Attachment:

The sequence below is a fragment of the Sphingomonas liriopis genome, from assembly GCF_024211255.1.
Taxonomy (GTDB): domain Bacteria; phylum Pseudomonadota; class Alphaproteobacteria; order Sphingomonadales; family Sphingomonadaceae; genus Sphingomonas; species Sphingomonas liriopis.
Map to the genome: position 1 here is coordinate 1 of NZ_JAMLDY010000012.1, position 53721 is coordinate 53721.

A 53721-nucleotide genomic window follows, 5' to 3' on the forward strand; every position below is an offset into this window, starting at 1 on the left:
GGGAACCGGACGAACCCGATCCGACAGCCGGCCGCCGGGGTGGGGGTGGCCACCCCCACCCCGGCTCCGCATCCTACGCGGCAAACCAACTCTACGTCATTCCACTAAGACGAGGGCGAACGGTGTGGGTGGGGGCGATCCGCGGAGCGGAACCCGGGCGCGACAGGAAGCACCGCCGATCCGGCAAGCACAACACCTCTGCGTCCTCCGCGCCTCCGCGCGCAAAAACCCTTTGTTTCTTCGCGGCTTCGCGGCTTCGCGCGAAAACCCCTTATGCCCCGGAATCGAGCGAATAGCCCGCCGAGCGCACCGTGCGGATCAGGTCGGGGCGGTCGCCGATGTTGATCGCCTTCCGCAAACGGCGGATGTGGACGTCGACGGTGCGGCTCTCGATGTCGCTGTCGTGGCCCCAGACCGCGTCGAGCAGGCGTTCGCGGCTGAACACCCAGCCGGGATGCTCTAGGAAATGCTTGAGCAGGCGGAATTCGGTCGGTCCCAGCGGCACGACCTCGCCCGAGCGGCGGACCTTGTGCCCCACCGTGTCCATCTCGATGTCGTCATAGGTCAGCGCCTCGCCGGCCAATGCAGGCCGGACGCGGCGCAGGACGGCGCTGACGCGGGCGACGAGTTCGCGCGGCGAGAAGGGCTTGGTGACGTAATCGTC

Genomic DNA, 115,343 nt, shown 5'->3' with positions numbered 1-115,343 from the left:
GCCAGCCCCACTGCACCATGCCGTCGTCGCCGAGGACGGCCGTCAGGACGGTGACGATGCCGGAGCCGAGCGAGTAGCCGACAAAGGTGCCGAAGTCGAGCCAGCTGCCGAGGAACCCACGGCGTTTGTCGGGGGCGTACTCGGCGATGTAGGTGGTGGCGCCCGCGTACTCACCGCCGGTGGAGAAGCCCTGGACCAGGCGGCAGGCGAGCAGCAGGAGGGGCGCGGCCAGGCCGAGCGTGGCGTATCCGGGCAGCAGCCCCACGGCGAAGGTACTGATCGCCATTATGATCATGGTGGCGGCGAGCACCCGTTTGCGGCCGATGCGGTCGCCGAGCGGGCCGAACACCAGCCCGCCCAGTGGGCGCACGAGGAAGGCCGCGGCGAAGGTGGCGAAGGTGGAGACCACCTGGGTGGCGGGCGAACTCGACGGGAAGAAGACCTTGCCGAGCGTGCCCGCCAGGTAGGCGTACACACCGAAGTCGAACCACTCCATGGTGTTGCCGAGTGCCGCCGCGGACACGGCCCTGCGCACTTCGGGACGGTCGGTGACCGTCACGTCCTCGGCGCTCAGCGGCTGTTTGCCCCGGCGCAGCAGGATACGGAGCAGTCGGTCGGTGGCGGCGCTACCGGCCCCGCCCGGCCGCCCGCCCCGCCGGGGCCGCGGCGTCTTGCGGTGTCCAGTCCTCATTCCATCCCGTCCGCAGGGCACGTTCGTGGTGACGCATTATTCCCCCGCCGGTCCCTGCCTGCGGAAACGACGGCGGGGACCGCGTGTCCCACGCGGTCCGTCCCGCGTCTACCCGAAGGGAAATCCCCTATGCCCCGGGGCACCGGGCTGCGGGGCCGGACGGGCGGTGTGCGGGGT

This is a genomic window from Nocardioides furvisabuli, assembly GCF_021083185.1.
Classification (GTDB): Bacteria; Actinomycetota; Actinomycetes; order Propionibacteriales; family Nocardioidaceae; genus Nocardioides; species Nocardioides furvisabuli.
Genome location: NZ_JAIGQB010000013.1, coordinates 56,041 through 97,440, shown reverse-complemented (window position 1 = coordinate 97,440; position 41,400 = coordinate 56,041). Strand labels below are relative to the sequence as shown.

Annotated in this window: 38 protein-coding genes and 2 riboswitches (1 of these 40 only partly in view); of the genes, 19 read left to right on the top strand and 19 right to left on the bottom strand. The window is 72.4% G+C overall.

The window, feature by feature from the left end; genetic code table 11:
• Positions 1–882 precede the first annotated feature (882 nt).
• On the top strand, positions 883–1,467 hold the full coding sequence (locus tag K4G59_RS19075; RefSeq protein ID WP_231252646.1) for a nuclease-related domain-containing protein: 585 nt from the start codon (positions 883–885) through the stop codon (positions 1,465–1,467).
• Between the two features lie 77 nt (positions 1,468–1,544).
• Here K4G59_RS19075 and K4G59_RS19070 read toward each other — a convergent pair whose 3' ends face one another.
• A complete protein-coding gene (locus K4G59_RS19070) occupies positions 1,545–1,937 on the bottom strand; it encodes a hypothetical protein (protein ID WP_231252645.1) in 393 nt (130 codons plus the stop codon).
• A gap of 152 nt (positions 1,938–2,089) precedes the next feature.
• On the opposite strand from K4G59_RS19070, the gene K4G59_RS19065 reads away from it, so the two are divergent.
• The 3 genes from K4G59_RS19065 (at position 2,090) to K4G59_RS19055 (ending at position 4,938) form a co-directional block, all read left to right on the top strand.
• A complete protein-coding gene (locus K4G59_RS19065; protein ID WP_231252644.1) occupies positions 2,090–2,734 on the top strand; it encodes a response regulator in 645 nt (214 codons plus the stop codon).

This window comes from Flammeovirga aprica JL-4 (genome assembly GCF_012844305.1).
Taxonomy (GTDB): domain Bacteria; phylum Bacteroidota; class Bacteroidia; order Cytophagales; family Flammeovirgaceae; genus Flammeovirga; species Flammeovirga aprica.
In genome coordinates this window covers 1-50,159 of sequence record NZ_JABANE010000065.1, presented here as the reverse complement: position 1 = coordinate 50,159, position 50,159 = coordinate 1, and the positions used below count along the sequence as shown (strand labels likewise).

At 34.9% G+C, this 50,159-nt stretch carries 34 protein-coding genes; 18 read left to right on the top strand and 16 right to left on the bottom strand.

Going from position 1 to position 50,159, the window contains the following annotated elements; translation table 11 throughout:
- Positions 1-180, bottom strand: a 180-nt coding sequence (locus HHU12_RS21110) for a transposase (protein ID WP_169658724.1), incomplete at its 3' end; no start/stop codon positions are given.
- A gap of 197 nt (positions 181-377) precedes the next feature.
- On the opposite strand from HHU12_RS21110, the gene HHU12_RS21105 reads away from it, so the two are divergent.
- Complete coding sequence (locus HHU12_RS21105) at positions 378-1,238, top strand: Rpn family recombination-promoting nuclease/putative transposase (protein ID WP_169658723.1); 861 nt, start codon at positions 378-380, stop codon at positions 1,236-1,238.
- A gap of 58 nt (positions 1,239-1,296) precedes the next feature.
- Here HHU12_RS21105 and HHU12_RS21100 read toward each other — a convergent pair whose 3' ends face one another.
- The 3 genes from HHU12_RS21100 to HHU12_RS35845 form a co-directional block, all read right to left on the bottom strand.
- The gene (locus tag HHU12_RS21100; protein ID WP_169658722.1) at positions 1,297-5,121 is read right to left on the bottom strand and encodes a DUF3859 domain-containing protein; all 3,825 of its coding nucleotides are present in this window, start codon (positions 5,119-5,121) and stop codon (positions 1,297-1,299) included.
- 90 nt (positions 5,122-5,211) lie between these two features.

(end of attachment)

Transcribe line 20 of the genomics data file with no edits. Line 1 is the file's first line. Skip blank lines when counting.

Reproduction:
• The 3 genes from K4G59_RS19065 (at position 2,090) to K4G59_RS19055 (ending at position 4,938) form a co-directional block, all read left to right on the top strand.